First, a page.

Journey to the Centre of the Earth

Just finished reading Jules Verne’s Journey to the Centre of the Earth. Decided to pick it up for the second time and it will be read again as a treasured classic.

Professor Lidenbrock and Axel encounter the Ichthyosaurus and the Plesiosaurus in their travels. Verne’s classic was published in 1864, only a few decades after fossils of both creatures were discovered by Mary Anning of Dorset, England. Anning’s fossil discoveries included the first ichthyosaurus skeleton; the first two plesiosaurus skeletons; the first pterosaurus skeleton found out of Germany; and other fish fossils.

Mary_Anning_painting.jpg
Mary Anning and her dog Tray, credited to “Mr Grey” in Crispin Tickell’s book Mary Anning of Lyme Regis, (1996), Wikipedia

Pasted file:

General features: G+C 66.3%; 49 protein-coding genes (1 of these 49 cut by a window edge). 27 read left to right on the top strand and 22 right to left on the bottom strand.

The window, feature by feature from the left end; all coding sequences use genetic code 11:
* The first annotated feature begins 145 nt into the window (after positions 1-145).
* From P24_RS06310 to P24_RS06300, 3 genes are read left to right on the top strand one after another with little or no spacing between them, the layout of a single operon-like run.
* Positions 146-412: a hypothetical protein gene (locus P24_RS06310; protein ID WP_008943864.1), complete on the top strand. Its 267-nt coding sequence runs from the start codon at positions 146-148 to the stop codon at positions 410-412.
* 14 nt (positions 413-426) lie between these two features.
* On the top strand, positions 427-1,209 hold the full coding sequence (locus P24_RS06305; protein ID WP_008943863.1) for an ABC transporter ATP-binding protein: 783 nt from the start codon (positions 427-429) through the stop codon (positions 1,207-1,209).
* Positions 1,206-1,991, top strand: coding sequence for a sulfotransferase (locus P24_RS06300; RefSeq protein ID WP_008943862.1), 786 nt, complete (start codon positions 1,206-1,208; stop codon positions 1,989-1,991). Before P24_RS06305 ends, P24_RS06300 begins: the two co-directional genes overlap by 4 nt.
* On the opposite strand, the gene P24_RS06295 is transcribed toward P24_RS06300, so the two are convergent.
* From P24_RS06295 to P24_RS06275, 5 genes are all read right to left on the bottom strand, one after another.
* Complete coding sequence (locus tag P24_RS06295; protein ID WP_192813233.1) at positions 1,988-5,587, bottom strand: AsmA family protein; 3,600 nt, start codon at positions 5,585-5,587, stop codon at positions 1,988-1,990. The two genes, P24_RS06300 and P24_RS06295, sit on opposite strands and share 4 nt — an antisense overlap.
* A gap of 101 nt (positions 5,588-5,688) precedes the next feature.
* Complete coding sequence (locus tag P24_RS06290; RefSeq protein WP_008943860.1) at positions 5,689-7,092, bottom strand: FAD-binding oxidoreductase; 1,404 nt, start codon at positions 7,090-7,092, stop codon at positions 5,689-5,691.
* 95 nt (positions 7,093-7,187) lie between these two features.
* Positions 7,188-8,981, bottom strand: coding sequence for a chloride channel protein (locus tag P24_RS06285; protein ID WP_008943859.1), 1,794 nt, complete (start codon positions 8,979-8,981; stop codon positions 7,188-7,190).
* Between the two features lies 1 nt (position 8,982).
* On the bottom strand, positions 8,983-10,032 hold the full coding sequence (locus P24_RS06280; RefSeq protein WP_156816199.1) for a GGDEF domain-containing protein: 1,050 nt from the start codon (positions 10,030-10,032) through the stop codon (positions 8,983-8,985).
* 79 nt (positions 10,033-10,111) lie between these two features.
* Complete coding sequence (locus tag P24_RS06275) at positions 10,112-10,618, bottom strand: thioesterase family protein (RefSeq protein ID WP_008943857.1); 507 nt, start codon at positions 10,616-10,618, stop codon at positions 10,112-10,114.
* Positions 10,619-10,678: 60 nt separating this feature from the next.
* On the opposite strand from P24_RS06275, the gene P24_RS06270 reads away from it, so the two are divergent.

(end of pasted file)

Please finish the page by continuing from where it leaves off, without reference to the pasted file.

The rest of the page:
I also have a suspicion that my first reading of Verne’s classic years ago would have contributed to my love for Iceland. Professor Lidenbrock purchases a copy of an Icelandic saga by Snorri Sturluson and they also travel to Reykjavik to climb Snæfells.

I was super fortunate enough to visit Borgarnes on my trip in 2008, including a visit to The Settlement Centre which recreates early Iceland and the Saga of Egill Skalla-Grimsson. Egill was the son Skalla-Grimur Kveldulfsson, who was one of the very first Viking settlers, and who claimed the land around Borgarnes.

In 2016, my sister and I will climb three of the tallest peaks in Australia. We will climb Mt Bogong in VIC, Mt Kosciusko in NSW and Mt Tennent in ACT and we’ll do this in just 33 hours over 3 days. I’m taking this up as a mental and physical challenge, and look forward to continuing climbing in the future, with my sights set on the peaks of Iceland.

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